It’s just a regular day at the office until you slip and fall on a wet floor coming out of the bathroom. Or as you’re heading to your work station, one of the other employees operating a boom lift gets momentarily distracted and knocks you down. Of course the other employees come to your aid and maybe even a supervisor or two checks to see if you need immediate medical attention but what steps should YOU take to ensure you are fully covered under all South Carolina workers’ compensation laws?
If you are both physically and mentally competent immediately after the injury occurs then make sure your superior knows what transpired. Even if the injury requires prompt medical attention, most employers require all accidents be reported within a certain time frame, usually 24 hours. While South Carolina workers’ compensation law states you have 90 days in which to report your injury and have your claim filed, it definitely is in your best interest to contact your employer as soon as possible. Often any delay in reporting may adversely affect your case.
While state law requires you must report an on the job injury as soon as possible and definitely within 90 days so no benefits are lost, you do have up to two years to file a benefits claim. This clause often comes into play when an on the job injury results in long-term disability or even death.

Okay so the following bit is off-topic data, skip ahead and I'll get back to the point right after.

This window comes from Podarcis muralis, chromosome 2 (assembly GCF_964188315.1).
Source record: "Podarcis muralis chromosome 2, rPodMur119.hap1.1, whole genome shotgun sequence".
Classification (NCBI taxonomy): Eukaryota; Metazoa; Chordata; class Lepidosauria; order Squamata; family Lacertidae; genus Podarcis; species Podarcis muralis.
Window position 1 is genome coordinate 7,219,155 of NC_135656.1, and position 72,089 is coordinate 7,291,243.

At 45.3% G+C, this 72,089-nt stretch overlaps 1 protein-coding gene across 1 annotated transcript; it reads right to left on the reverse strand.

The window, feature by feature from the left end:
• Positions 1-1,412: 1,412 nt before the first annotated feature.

Because of the extenuating circumstances frequently surrounding the death of an employee, the employee’s estate may need this additional time to compile all the necessary documentation.
After you have contacted your employer and given them all the required information, they in turn must file this claim with the South Carolina Workers’ Compensation Commission. If after a reasonable amount of time passes and no monies have been paid, it may be because your employer did not file your claim through his workers’ compensation representative and/or the state of South Carolina’s governing body. If this occurs you are allowed to file the claim on your own behalf. While this can be a daunting task and doesn’t always guarantee a positive and timely outcome, it may be in your best interest to contact the Dan Pruitt Injury Law Firm to intervene.
Another reason why discussing your case with an attorney may be necessary is because while legally you can’t be terminated due to being injured on the job or for filing a workers’ compensation claim, many times employers disregard this part of the law simply because South Carolina is a “right to work” state and no legitimate reason is necessary in order to end your working relationship.
While South Carolina workers’ compensation laws are fairly straightforward, unfortunately many times due to the potential cost factor involved, employers aren’t always willing to comply with these regulations. This can quickly escalate into a major financial concern for your family and can possibly create lingering health problems depending on the natural of the injury. If you’ve been injured on the job and are concerned about how your claim is being handled by your employer, please contact the Dan Pruitt Law Firm today at 864-232-4273 to schedule a free consultation.